Saturday, September 10, 2011

Potato Printing Is Addicting!

I seriously want to potato print everything now! It's amazing what you can do with a 59¢ giant russet! The design possibilities are unlimited! Okay I'll stop using exclamation points now.

Here's how I made my potato print fabrics.

1. Get a potato. Also come up with some tentative designs.

2. Cut the potato in half. Sketch your design onto the cut end with a pen (I used a rollerball ink pen to get it to show up on the juicy potato).
Note where I started drawing the ear, then decided that was too low.

3. Humiliate your expensive knives still further by using them to carve around your shape. (Oh, the continued ignominy!) I found it easiest to cut around the shape, then insert my knife into the potato at a quarter inch depth or so, and use it as a second class lever (the potato edge being the fulcrum) to fling potato pieces off. I though briefly about using goggles after I squirted myself in the eye with potato juice (I tell you, these were exceedingly juicy potatoes!), but decided that it's not like it's hydrochloric acid or anything. Although I guess potatoes do contain relatively large amounts of catalase.
I just used my fingernail to gouge out the stripes.
Here's my other stamp.

4.Test your potatoes out by stamping them on paper a couple times.
It took a couple of tries to get my ink spread evenly. Then it turned out not to matter since I liked the variance in texture.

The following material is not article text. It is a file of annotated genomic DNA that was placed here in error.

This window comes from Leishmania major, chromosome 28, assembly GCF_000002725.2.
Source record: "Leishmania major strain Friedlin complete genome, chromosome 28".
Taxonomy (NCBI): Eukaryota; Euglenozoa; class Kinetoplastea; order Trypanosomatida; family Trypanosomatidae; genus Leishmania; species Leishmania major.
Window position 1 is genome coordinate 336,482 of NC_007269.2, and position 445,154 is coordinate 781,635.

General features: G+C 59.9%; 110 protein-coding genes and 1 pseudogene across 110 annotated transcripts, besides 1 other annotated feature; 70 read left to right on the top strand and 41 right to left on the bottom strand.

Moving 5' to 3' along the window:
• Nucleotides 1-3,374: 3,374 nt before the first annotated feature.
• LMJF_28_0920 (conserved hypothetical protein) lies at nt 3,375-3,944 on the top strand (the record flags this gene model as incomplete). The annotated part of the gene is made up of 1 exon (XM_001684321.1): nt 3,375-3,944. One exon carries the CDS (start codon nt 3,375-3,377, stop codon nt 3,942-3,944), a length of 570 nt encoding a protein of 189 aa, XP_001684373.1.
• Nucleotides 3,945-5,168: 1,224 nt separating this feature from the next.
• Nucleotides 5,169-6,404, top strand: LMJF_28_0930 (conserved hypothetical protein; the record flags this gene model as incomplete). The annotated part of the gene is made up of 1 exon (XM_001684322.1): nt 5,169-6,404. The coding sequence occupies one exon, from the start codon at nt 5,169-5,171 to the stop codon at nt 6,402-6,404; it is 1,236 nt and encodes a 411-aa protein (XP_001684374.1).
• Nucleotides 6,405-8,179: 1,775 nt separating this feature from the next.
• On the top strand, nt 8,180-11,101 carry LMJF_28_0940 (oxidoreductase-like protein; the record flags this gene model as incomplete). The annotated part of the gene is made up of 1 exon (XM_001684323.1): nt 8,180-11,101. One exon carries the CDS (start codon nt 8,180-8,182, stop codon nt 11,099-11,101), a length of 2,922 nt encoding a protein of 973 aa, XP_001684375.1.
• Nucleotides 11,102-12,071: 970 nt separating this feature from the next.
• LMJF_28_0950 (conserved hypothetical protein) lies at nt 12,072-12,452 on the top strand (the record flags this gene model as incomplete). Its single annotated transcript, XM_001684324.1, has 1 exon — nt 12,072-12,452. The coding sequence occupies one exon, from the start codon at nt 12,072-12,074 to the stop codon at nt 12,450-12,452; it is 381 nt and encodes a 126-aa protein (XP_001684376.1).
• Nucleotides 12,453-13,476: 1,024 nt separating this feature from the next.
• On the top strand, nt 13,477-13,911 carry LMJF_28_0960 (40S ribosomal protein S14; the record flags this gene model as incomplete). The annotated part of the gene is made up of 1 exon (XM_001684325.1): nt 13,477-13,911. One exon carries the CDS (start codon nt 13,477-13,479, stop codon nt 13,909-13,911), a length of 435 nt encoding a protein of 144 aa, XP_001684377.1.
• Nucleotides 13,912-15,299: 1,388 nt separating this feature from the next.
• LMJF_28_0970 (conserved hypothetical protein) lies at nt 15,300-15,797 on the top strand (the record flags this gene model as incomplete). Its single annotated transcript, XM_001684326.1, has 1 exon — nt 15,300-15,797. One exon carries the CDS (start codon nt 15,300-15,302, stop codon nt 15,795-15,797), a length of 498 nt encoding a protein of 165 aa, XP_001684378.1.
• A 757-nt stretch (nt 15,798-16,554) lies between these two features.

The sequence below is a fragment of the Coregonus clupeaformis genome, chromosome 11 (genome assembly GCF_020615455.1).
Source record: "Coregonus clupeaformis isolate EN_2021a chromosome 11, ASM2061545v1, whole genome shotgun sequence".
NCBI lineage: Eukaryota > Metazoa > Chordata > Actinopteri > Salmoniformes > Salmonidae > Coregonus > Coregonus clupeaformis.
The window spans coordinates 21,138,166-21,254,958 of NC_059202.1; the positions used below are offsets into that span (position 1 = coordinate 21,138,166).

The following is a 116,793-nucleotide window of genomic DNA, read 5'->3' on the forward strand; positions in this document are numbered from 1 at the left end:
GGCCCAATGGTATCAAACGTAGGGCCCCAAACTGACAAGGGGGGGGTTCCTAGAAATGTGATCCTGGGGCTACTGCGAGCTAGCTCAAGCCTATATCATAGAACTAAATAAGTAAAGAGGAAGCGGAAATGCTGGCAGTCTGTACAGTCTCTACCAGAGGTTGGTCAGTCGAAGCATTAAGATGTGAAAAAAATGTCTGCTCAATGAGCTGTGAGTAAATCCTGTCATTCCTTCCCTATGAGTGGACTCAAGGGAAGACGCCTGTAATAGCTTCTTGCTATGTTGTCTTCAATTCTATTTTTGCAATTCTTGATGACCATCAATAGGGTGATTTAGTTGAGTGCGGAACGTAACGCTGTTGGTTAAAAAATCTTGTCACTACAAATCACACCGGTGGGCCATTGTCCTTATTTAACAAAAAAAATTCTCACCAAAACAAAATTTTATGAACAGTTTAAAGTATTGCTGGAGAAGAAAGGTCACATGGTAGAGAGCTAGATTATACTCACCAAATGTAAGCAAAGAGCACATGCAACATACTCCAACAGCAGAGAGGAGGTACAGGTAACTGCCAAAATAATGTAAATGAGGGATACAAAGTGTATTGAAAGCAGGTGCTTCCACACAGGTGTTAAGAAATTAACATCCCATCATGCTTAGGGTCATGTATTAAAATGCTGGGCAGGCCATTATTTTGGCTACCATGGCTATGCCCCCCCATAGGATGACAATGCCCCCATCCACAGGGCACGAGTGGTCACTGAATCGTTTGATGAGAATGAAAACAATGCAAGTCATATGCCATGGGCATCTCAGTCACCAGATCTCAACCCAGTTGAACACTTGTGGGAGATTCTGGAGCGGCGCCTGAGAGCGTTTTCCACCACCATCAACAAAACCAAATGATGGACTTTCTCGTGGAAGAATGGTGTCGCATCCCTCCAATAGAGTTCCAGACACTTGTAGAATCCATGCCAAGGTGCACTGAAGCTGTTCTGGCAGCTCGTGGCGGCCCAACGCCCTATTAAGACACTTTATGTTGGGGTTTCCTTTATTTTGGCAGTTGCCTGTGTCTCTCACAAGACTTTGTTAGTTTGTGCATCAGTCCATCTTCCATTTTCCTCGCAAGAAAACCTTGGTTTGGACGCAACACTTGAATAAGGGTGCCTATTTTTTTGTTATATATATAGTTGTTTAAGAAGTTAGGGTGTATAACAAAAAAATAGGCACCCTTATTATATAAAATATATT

5. Set up your printing station. I used an old plastic cutting board and a Speedball rubber brayer to spread out and apply the Tulip brand Matte Soft Fabric Paint in ebony. Since the fabric I was printing was pretty thin, I put wrapping paper underneath to protect my table.
Also pictured: laptop to play music and East of Eden as...inspiration?

6. Stamp away! Besides using the potatoes, I also used the non-writing end of a pen to add clusters of dots to one of my fabrics.

Here are the potatoes post-printing. I wrapped them in cling film and put them in the fridge to see if I can maybe squeeze another use out of them. No idea how they'll hold up, though.

I hung up the fabrics to dry. They need to wait 72 hours before laundering, but they don't require any heat-setting with an iron or anything. I kind of want to iron them anyway, just to be sure. Then I'll hem the edges and turn them into lovely gauzy hipster scarves. You know, the pretentious kind where you're wearing a t-shirt and sandals but also a scarf. Also giant hipster glasses. 
Every time I look at my fabric it makes me so happy! Cats everywhere! In other news, my sewing machine seems to have rebelled and started wonking up the tension on everything, so it looks like I need to take it in for a check-up. Boo. I guess it's time to start cutting everything in preparation for having it back.

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